Winch spooling is a very common question we get.
I suspect it’s because people are used to seeing winches mounted on vehicles, and if you don’t pay attention, you may not be able to see which way it is being spooled.
The best way to spool a winch is with the winch drum horizontal.
This keeps the load on the winch line as even as possible and prevents wear and tear on your lines, spool, or anything else attached to the outside of the winch.
But when you look at many vehicles with winches mounted, they are often spooling in an upward direction.
This can be easy to see if you have a large steel bumper on your vehicle because it will probably have holes for where the fairlead was attached to, and there will be some wear on the bumper.
Spooling With Fairlead
Sometimes vehicles spool in the wrong direction but with a Fairlead attached, which helps deal with the tensile strength.
But if there is no fairlead, then spooling in the right direction is the only option.
When a vehicle is spooling in the wrong direction, it may be that the manufacturer installed the winch this way.
If your vehicle has a serious frontal impact, you might want to check if all of your components are properly mounted or if they will even fit on there at all.
The good news is that it’s easy to test if a vehicle is spooling in the wrong direction or not.
You’ll need some simple supplies for “Solo Testing” on your winch.
12-16 ft of 3/8in line should do the trick. It’s not recommended to use a synthetic line.
You’ll need something to attach the line to.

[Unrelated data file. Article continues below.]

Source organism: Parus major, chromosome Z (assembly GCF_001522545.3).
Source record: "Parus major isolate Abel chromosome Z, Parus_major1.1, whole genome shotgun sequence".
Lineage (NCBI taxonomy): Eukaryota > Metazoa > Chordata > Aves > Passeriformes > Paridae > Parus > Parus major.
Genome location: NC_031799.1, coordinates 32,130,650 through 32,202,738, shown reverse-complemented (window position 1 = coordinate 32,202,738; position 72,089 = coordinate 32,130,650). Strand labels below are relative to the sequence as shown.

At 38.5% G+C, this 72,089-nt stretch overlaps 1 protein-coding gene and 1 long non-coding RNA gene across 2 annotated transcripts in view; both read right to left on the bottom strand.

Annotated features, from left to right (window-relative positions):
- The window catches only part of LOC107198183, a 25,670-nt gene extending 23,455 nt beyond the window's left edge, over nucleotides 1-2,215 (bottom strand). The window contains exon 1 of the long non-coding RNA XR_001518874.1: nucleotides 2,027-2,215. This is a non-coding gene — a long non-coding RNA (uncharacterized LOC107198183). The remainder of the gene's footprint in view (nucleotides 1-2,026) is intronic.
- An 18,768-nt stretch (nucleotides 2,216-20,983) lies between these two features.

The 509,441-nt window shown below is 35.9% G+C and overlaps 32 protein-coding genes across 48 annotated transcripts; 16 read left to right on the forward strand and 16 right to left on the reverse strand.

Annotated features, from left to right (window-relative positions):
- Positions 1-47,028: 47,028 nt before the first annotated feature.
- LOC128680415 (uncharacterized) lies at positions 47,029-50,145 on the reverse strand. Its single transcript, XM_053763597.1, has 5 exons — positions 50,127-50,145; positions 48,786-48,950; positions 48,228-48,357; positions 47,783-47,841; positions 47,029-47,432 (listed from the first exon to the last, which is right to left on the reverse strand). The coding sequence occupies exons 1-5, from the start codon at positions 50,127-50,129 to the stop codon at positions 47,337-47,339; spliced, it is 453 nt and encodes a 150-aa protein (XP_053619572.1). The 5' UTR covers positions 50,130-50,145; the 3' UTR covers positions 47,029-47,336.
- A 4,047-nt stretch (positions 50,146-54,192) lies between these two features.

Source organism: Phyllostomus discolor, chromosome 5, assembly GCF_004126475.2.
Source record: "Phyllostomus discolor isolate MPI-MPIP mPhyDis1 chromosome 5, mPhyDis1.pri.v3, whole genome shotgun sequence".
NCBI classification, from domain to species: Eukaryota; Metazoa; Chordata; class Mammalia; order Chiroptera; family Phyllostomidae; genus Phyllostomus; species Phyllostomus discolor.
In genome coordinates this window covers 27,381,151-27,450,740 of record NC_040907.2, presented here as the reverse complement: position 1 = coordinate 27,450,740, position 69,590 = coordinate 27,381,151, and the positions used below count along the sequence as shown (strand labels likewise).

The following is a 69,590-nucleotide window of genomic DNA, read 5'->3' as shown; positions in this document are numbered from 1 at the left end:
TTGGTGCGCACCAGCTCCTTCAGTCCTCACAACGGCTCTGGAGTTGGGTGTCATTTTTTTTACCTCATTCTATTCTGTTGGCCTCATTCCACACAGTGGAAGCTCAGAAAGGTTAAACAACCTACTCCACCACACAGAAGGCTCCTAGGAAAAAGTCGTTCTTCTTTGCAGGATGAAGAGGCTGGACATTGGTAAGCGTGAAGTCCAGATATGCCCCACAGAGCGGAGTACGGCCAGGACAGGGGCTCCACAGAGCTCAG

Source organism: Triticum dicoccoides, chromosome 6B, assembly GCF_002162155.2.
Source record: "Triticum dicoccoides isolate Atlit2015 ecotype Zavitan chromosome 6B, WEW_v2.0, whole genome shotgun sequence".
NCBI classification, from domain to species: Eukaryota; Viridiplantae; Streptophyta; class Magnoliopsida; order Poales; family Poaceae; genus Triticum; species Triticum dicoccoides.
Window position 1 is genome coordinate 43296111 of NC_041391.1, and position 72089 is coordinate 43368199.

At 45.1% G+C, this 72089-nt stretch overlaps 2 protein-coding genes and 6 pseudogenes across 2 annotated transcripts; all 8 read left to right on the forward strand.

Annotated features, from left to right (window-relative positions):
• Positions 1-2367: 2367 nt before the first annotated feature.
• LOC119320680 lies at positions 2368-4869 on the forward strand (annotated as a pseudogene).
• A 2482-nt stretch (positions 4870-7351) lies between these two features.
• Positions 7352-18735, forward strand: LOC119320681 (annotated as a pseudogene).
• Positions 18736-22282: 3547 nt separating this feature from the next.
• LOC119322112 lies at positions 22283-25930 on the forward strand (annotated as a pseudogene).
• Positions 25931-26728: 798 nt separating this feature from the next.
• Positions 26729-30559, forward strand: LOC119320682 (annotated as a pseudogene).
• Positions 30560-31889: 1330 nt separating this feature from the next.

A snatch block would be ideal, but if you don’t have one, you might want to try using a 4in Bulldog or Bow shackle on its side.
Because they are quite strong and have enough strength to pull a vehicle if you have it hooked with one of the hooks and toss it toward the winch.
You’ll need to be able to attach your line, too, so make sure to grab a winch mount that is metal or heavy-duty plastic.
Make sure you find something that you can bolt to your vehicle.
If you can’t find the amount, a large bow shackle or snatch block would work if it’s bolted down in the front.
You’ll need something that turns freely on your winch line and is big enough for the end of your line to fit thru.
A snatch block, bow shackle, or 4in Bulldog will work fine for this.
The first step is to attach your winch pulley to the end of your winch line using a Bow Shackle or Snatch Block (recommended) so that you have good control over it.
Then make a loop in the winch line and attach your Bow Shackle or Snatch Block to it.
Solo Testing Kit For Winch Spooling
Now that you have your “Solo Testing Kit” ready, it’s time to test if your vehicle is spooling in the right direction or not.
You should be able to test this by yourself.
You’ll want to attach your spooling line to the winch and then hook the Bow Shackle or Snatch Block into a safe location on your vehicle.
So you can have some control over it.
You will also want to make sure you have something sturdy behind the vehicle you’ll be pulling with.
Now that you’ve got your setup ready, it’s time to start testing! There are three steps in the solo test
Follow These Steps
- First of all, you have to get the vehicle to pull toward your winch. This step will tell you if the spooling is in reverse or not. Once you have it moving, you will have to take it down a steep hill with a curve in it, so it’s difficult for your vehicle to stop without rolling over.